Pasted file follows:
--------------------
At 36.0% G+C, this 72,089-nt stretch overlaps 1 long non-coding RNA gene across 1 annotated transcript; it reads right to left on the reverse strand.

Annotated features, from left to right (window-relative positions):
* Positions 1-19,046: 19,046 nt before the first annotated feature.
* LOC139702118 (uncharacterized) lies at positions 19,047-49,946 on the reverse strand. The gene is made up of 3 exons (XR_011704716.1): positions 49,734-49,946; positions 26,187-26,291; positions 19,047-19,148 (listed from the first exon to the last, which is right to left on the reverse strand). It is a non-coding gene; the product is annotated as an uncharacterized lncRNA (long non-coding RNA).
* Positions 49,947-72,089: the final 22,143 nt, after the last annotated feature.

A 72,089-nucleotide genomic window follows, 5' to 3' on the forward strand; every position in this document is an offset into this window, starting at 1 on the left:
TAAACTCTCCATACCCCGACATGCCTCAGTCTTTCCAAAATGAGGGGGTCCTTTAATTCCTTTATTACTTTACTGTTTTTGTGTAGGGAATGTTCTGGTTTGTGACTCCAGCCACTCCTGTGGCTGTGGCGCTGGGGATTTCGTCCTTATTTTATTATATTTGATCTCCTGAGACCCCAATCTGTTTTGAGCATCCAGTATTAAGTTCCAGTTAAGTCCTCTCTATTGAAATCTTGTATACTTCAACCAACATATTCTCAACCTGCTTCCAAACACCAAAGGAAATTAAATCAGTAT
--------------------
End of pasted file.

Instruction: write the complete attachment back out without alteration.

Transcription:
At 36.0% G+C, this 72,089-nt stretch overlaps 1 long non-coding RNA gene across 1 annotated transcript; it reads right to left on the reverse strand.

Annotated features, from left to right (window-relative positions):
* Positions 1-19,046: 19,046 nt before the first annotated feature.
* LOC139702118 (uncharacterized) lies at positions 19,047-49,946 on the reverse strand. The gene is made up of 3 exons (XR_011704716.1): positions 49,734-49,946; positions 26,187-26,291; positions 19,047-19,148 (listed from the first exon to the last, which is right to left on the reverse strand). It is a non-coding gene; the product is annotated as an uncharacterized lncRNA (long non-coding RNA).
* Positions 49,947-72,089: the final 22,143 nt, after the last annotated feature.

A 72,089-nucleotide genomic window follows, 5' to 3' on the forward strand; every position in this document is an offset into this window, starting at 1 on the left:
TAAACTCTCCATACCCCGACATGCCTCAGTCTTTCCAAAATGAGGGGGTCCTTTAATTCCTTTATTACTTTACTGTTTTTGTGTAGGGAATGTTCTGGTTTGTGACTCCAGCCACTCCTGTGGCTGTGGCGCTGGGGATTTCGTCCTTATTTTATTATATTTGATCTCCTGAGACCCCAATCTGTTTTGAGCATCCAGTATTAAGTTCCAGTTAAGTCCTCTCTATTGAAATCTTGTATACTTCAACCAACATATTCTCAACCTGCTTCCAAACACCAAAGGAAATTAAATCAGTAT